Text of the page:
i had a deep chem peel in may of this year. my eyes look worse. i had some fine lines prior, now i have bags (never had!) and deeper wrinkles. will this improve? if not, what can be done about it? should the plastic surgeon be responsible to fix it?
Can Deep Chem Peel Cause Permanent Damage?
Doctor Answers (4)
Preventing problems with a chemical peel
Any chemical treatment to the face has the potential to cause damage. You should go to an experienced physician when applying these chemicals. In general Glycolic Acid peels are intra-epidermal peels and are unlikely to cause permanent scarring. TCA peels must be applied appropriately and require pre-peel protocols to prevent problems.
The Punctuated Phenol Peel Is A Safer Kind of Deep Peel for Improving Wrinkles and Crepeyness
Chemical peels have been a reliable mainstays of the cosmetic physician's toolbox for well over a century. Trichloroacetic acid (TCA), Jessner's solution, salicyclic acid, glycolic acid and phenol have all been used satisfactorily in varying concentrations and protocols for treating acne scarring, pigmentary problems, wrinkles and other unwanted manifestations of photoaging for many decades before lasers came on the scene. However, deeper peels, such as those employing TCA in concentrations of 50% or higher or the Baker's Phenol Peel, while offering more dramatic results, entail a risk of scarring, irreversible loss of pigmentation or permanent hyperpigmenation. For this reason, despite its efficacy, deep peeling fell in considerable disfavor in the last twenty years.
If a deeper peel is needed, I prefer to perform the "Punctuated Phenol Peel"--a very recent advance in chemical peeling technique, and one that is sure to put chemical peeling squarely back on the map and in competition with the more expensive, more heavily hyped laser and light-based therapies currently intensively marketed to consumers.
The procedure is simple, requires no sedation, and has little or no downtime. Using 88% plain phenol, fine lines and crinkles are treated in punctuated (i.e. fractionated or pixelated) fashion. Using a very finely pointed applicator, the chemical is applied in a serial spot fashion with each spot separated from surrounding treatment spots by approximately one-quarter inch. The use of serial spot coverage, rather than coverage of whole areas, allows for rapid recovery as healing takes place from the intervening non-treated areas. It is precisely the same rational for the use of fractional lasers.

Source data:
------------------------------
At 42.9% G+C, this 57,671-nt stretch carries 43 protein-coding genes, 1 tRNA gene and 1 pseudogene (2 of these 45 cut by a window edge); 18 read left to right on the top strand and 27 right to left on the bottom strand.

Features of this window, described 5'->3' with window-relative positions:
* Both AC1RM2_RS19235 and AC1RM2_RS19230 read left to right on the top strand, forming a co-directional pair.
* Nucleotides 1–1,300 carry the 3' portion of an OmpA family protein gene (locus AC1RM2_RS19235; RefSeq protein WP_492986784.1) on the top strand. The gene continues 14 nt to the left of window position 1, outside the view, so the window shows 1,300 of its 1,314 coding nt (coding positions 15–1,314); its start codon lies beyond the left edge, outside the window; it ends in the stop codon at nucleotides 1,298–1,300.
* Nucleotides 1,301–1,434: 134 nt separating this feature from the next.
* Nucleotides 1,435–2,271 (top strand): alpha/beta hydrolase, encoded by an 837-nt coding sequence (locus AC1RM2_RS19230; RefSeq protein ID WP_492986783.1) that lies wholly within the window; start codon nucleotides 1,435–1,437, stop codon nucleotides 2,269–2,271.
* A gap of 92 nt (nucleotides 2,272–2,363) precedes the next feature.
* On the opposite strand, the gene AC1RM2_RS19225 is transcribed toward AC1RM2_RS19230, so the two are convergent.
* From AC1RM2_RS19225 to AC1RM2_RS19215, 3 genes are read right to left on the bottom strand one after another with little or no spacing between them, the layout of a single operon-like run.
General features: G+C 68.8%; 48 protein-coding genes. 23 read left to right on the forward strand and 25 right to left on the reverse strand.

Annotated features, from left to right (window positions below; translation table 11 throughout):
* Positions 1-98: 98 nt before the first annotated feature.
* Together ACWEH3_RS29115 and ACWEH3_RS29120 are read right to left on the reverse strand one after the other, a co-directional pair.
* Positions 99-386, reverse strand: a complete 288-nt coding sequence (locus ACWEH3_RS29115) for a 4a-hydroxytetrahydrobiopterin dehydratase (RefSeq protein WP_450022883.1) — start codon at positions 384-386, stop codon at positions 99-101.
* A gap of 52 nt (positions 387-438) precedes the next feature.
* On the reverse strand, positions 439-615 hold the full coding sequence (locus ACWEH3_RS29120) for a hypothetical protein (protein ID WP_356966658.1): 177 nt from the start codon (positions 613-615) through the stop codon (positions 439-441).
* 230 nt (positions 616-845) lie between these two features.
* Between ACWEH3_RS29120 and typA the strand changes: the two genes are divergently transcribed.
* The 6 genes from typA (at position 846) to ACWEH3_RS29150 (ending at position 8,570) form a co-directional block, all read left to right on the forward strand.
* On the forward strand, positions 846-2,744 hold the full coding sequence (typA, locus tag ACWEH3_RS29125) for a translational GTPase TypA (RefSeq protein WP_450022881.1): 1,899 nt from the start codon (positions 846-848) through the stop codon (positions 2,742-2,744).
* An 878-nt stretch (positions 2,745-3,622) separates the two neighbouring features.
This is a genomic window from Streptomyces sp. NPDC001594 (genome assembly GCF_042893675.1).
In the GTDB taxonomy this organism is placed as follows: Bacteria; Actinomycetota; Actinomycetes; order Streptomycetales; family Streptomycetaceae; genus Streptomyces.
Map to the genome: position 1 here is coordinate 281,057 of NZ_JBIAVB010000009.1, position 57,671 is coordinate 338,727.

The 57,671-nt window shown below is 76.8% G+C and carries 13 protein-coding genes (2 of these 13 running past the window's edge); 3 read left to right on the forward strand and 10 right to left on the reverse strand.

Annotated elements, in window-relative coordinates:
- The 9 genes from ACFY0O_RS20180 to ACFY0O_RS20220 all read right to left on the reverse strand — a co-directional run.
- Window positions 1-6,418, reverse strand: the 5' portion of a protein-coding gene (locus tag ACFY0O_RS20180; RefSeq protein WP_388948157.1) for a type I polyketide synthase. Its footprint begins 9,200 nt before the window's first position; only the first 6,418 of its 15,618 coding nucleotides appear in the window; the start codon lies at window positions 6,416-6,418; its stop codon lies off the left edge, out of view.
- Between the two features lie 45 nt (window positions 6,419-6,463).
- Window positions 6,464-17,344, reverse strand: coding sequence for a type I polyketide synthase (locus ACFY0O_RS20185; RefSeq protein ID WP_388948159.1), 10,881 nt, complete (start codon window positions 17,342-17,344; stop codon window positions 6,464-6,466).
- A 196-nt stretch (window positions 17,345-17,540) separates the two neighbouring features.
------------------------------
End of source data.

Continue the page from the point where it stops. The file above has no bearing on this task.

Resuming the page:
The "Punctuated Phenol Peel" technique is a novel approach to rejuvenation that limits the overall potential for toxicity and downtime of traditional deep peels while constituting focal spots of more intense peeling. Wrinkle lines and crepeyness can be traced in this punctuated fashion, and treatment sessions can be repeated at monthly intervals if necessary until the desired result is obtained. When appropriate, acne scarred areas may likewise be treated in a punctuated fashion.
Consultation with and treatment by an aesthetic physician experienced in chemical peeling is an absolute must for determining the appropriateness of this novel approach for any particular situation. For the current situation, I would suggest you return to the plastic surgeon who initially treated you.
DEEP CHEMICAL PEELS AND SIDE EFFECTS
Hi! Some of the more common side effects of deep chemical peels can include discoloration and scarring. It is important to follow up with the provider that did the peel to ensure that you have not experienced any complications. I am not sure why you have developed creepyness under the eyes but if it is deep wrinkles that you are worried about, perhaps you should consider trying a CO2 fractionated ablative laser treatment which will significantly improve the texture and tone of the skin. Also, neurotoxins such as Botox or Dysport will soften and relax any moderate to fine lines around the eyes.
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These answers are for educational purposes and should not be relied upon as a substitute for medical advice you may receive from your physician. If you have a medical emergency, please call 911. These answers do not constitute or initiate a patient/doctor relationship.